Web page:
St. Luke writes of ten lepers encountering Jesus.  In order for a Jew to pray, he had to be in a group of at least ten men, a minion.  If there were not ten men present, the men could not pray.  St. Luke, a Gentile himself, is making a point by telling us that this group of ten lepers has allowed a foreigner in their midst.  Though he is a Samaritan, he is included in this minion.  When they encounter Jesus, they beg an alms of him.  Instead of giving them an alms, he tells them to go to the Temple to show themselves to the priests, to be declared clean, to be allowed to reenter society. 

On the way, they are cleansed.  Because he is a Samaritan, the tenth man knows that he is no longer included, is no longer welcome among the Jews.  Because he cannot go to the Temple with the others, he returns to Jesus.  St. Luke tells us that he gives glory to God and that he prostrates himself before Jesus, a gesture of worship.  Using a phrase that we have heard frequently in the Gospels, Jesus tells the tenth leper that his faith has saved him. Every good Jew believed that he could be saved by obedience to the Law.  The nine who go to the Temple were doing so in obedience to the Law. 

They really had no choice in the matter.  The Law prescribed that the only way they could reenter society was through the examination of the priests and the offering of a sacrifice.  They had met Jesus on the border of Samaria.  The journey to the Temple would have taken them days.  However, the Samaritan, no longer welcome in the company of the Jewish lepers, makes his way back to Jesus.  Here he is not excluded; here he is welcomed.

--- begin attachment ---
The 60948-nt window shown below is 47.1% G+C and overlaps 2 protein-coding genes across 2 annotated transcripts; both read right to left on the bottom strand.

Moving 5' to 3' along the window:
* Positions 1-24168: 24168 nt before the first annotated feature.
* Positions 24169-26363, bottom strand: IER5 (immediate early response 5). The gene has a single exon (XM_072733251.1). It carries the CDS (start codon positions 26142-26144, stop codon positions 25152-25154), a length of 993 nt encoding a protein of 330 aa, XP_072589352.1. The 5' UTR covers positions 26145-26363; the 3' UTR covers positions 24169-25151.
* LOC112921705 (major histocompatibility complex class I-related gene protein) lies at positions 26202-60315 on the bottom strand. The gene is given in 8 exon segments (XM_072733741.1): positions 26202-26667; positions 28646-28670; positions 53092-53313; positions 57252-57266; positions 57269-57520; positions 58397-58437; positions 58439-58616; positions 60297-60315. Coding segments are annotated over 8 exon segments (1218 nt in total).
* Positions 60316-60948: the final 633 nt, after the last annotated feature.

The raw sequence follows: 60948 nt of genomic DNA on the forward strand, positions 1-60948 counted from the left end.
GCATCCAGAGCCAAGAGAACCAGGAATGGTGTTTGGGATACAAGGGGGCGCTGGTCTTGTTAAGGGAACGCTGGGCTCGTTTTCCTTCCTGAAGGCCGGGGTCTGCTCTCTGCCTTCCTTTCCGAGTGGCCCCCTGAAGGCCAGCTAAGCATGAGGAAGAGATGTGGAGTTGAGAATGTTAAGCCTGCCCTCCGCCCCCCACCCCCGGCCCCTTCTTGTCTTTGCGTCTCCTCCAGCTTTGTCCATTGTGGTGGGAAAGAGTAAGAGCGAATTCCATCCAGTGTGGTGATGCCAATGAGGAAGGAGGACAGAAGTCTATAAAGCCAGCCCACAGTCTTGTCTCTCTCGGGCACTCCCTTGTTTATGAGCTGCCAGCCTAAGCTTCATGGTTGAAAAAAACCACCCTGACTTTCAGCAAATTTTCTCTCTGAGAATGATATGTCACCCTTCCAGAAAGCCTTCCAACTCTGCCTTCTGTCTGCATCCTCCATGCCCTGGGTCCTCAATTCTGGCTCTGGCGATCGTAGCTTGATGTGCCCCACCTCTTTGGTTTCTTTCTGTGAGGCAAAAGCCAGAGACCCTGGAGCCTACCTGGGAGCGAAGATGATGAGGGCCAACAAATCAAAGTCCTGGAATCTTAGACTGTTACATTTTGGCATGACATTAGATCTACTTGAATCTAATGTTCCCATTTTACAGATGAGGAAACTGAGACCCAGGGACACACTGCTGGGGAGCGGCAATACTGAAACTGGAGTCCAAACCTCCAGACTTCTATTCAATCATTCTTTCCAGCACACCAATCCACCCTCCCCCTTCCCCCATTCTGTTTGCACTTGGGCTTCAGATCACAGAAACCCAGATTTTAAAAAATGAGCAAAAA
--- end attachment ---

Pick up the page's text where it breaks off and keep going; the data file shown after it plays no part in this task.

Many a preacher has expounded on the theme of gratitude when this Gospel passage is read.  However, there is much more here than one grateful and nine ungrateful men.  There is, however, something much more powerful lying in wait for us at the end of the story.  Our faith in Jesus is what sets us apart.  We are saved by that faith; for wherever two or three are gathered in his name, he is present among us.


Anonymous said...

LUKE 17: 11-19

11 As he continued his journey to Jerusalem, he traveled through Samaria and Galilee.
12 As he was entering a village, ten lepers met (him). They stood at a distance from him
13 and raised their voice, saying, "Jesus, Master! Have pity on us!"
14 And when he saw them, he said, "Go show yourselves to the priests." 5 As they were going they were cleansed.
15 And one of them, realizing he had been healed, returned, glorifying God in a loud voice;
16 and he fell at the feet of Jesus and thanked him. He was a Samaritan.
17 Jesus said in reply, "Ten were cleansed, were they not? Where are the other nine?
18 Has none but this foreigner returned to give thanks to God?"

19 Then he said to him, "Stand up and go; your faith has saved you."

a39greenway said...

The first thing that we must do is recognize that God is working in our lives. We must take time to reflect on His love and mercy in our own lives; once we recognize His works, then we can truly be thankful for all that He does.

Today, reflect on the words by Saint Paul in his letter to Titus.

But when the kindness and generous love
of God our savior appeared,
not because of any righteous deeds we had done
but because of his mercy,
he saved us through the bath of rebirth
and renewal by the Holy Spirit,
whom he richly poured out on us
through Jesus Christ our savior,
so that we might be justified by his grace
and become heirs in hope of eternal life.
(Titus 3:4-7)